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NOMAD Farms
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NOMAD Farms

After 10 years in Tibet, a family of ‘nomads’ returns to Forsyth County to start a farm.

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Turn right at the mailbox with the chicken on top.

Those are the directions you’ll need to find NOMAD Farms, a 2-year old farm in Tobaccoville. After making the turn, you’ll hear the sound of car wheels on a gravel road. You’ll pass a metal grain bin, a log cabin, and cows grazing under white oaks. You’ll see a wrap-around porch covered with flip flops and empty egg cartons.

The scene is as pristine as a painting yet rooted in simplicity, just as owners Dana and Mark Nicholson intended it to be.

The Nicholsons are nomads themselves—always working, roaming, and searching for their higher purpose. Together they raised Bowen (16), Scottie (14), David (13), and Ellis (10) in the Tibetan Plateau, where they served as missionaries for nearly a decade. They lived in a remote town that sat 11,000 feet above sea level, and they heated their home with yak dung and coal. The kids slept on concrete beds that were warmed by radiating coals. Conditions were often harsh, but in many ways, the slower-paced lifestyle satisfied their souls.

“I never would have signed up for it if I had known the difficulties in advance,” Dana says. “But now that we have come through, I would never, ever trade it.”

When the Nicholsons moved back to North Carolina in 2014, they refused to step into the fast lane. Farming was a new venture for them, but they were eager to replicate what they’d learned from their Tibetan friends and herdsmen. They purchased a 100-acre piece of property in Tobaccoville—sight unseen—and began working the land with principles they learned in Tibet.

“It seemed normal,” reflects Dana. “We’ve walked through a lot of doors by faith, not knowing what would be on the other side.”

Unlike most farms, where the livestock is confined to one area, animals at NOMAD move around in small groups and are rotated to fresh pastures. “Cows eat grass. Pigs root and wallow. Chickens peck for bugs and fresh salad,” explains Mark. “We let animals do what they are designed to do.”

Each of the children has also taken on an important role at the farm. Bowen has always had a fascination with pigs, so he claimed that enterprise from the beginning. His pork business is now booming with offerings ranging from breakfast sausage to pork chops to ham and ribs—all of which are sold by the pound at NOMAD’s on-site cabin store and at local farmers markets.

Over the past year, Bowen and his friend, Ben Bost, also agreed to take over the whole chicken venture. “That’s a huge responsibility,” admits Dana. “It’s our centerpiece.”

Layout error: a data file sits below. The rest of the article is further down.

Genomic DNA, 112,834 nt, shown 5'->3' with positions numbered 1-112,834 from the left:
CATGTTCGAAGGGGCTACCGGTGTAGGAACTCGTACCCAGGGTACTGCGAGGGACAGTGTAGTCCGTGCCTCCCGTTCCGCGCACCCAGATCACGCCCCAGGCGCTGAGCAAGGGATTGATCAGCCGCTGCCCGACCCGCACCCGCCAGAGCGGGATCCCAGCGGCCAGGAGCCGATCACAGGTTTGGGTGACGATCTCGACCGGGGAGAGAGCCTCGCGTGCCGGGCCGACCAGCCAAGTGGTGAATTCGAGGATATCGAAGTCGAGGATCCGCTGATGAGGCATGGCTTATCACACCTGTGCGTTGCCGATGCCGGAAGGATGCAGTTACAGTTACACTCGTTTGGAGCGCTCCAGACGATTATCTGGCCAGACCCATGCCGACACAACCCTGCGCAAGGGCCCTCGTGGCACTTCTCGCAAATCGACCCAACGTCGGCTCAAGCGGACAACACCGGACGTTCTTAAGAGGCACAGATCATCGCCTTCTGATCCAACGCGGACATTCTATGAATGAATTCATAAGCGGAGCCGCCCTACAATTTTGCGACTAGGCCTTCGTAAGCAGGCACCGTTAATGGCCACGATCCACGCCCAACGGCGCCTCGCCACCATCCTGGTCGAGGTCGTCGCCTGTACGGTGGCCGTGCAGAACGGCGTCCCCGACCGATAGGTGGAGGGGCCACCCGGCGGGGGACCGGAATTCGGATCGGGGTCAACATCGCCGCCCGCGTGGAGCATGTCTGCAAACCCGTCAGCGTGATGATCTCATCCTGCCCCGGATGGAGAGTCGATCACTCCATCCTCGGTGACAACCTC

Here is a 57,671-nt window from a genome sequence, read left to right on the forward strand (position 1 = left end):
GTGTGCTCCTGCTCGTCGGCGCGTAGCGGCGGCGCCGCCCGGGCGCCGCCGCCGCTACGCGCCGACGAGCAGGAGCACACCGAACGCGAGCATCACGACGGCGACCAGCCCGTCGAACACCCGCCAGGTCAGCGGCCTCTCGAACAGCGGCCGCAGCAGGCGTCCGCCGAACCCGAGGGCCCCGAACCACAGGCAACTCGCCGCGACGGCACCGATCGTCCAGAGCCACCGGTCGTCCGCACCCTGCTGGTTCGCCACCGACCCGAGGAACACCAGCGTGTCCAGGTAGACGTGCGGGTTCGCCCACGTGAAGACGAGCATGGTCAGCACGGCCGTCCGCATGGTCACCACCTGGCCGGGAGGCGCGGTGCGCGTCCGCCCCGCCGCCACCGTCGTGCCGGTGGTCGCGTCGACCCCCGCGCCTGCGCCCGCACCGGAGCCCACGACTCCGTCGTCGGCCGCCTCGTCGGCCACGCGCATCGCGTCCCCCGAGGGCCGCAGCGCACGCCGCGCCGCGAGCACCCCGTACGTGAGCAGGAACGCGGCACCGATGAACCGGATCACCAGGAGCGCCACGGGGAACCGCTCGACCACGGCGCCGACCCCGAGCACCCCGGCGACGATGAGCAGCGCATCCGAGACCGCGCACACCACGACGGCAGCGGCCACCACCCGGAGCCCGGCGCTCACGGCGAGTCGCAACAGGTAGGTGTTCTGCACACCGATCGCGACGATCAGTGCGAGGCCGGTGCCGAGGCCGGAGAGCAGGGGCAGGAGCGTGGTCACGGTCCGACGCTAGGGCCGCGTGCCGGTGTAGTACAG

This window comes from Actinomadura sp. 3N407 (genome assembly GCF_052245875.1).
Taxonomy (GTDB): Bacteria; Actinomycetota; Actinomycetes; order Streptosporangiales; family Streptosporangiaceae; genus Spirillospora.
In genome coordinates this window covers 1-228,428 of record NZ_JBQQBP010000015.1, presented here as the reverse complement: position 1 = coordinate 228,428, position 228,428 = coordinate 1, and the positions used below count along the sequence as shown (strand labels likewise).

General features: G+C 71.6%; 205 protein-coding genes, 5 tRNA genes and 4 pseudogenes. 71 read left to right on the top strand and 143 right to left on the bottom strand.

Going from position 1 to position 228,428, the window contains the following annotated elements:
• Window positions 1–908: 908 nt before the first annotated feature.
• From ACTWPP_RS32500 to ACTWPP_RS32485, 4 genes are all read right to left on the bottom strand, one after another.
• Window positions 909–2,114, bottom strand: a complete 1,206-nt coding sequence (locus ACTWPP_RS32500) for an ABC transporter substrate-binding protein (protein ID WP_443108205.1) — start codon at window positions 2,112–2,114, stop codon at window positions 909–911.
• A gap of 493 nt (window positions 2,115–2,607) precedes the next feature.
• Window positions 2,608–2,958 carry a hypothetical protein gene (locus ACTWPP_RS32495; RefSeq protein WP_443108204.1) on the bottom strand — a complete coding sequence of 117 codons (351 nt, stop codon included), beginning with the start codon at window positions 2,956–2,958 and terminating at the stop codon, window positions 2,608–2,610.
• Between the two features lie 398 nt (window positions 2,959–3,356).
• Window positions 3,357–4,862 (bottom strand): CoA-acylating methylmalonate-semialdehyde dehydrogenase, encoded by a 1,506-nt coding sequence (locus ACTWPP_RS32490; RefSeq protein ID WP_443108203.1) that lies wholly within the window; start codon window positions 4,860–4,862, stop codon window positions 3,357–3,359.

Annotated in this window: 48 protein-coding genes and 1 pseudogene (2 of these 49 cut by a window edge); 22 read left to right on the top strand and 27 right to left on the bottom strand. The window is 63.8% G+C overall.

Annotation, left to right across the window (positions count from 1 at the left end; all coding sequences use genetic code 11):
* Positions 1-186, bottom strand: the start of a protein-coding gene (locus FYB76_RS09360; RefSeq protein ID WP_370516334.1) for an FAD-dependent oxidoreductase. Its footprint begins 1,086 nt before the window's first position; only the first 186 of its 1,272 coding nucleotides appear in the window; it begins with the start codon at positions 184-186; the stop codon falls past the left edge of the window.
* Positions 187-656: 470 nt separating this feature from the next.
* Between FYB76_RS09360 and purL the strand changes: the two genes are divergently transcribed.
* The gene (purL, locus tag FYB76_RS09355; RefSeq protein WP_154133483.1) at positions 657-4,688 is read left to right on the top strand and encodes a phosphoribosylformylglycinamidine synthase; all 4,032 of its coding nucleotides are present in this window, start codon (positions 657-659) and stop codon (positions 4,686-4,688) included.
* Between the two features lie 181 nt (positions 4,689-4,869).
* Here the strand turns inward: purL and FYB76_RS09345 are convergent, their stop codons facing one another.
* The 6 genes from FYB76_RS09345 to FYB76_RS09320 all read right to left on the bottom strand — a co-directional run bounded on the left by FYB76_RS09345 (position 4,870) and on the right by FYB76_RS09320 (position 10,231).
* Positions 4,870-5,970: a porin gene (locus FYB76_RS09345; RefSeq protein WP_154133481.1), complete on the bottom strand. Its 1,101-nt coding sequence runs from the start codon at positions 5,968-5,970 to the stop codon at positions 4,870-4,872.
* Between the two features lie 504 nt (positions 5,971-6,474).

One of the newest offerings at NOMAD, pastured raised rabbit, is being run by Scottie and her friend Hailey Geer. Scottie also grows her own fresh herbs, which are displayed and sold at the cabin store.

The kids grew up around their Tibetan friends’ sheep (which often roamed in and out of their home), so it’s no surprise that sheep now fill the farm. David was the first to stake his claim to raise the sheep and, in turn, his lamb shanks have a loyal following.

Ellis is in her second year of growing flowers and enthusiastically designed a “you pick” patch that will one day be open to customers. She also has a love for cats, so she takes care of the farm kittens that patrol the property and fend off the mice.

The cabin store has a story, too. Originally an old tobacco barn in Westfield, it was dismantled log by log and transferred from the previous owner’s land to NOMAD, where it was reconstructed with a new foundation, flooring, and a loft added. It now houses family photos, Tibetan treasures, and colorful farm fresh eggs, along with freezers full of pastured pork, whole chicken, grass-fed beef, lamb, pastured rabbit, and occasional veggies. The cabin is open six days a week and operates on the honor system.

NOMAD sells its farm fresh eggs and meat at Cobblestone Farmers Market, Tanglewood Farmers Market, and to local chefs and restaurants. Diamondback Grill, for instance, proudly serves “Buttermilk-Fried NOMAD Farms Chicken” and the “Taco Taco,” which features pulled organic chicken from the farm.

The Nicholsons believe that to fully connect with the land, it’s important to keep things local. That’s another reason they believe in educating children about the benefits of clean living and eating. Summer camps are offered for kids who crave an “educational and dirt-under-the-fingernails experience.”

Add it all up, and you’ve got a place where life experiences and shared passions unite.

“It’s not just about doing the work or giving the tours or even selling our products,” says Mark. “It’s sitting down for dinner and knowing that we did this. We grew it, we cared for the land and the animals, and we can feel good about all that went into it—and especially what didn’t go into it.”

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NOMAD Farms is at 6301 Doral Drive in Tobaccoville. For products, farm tours, store hours, and more, call 336-816-9830 or go to nomadfarms.org.

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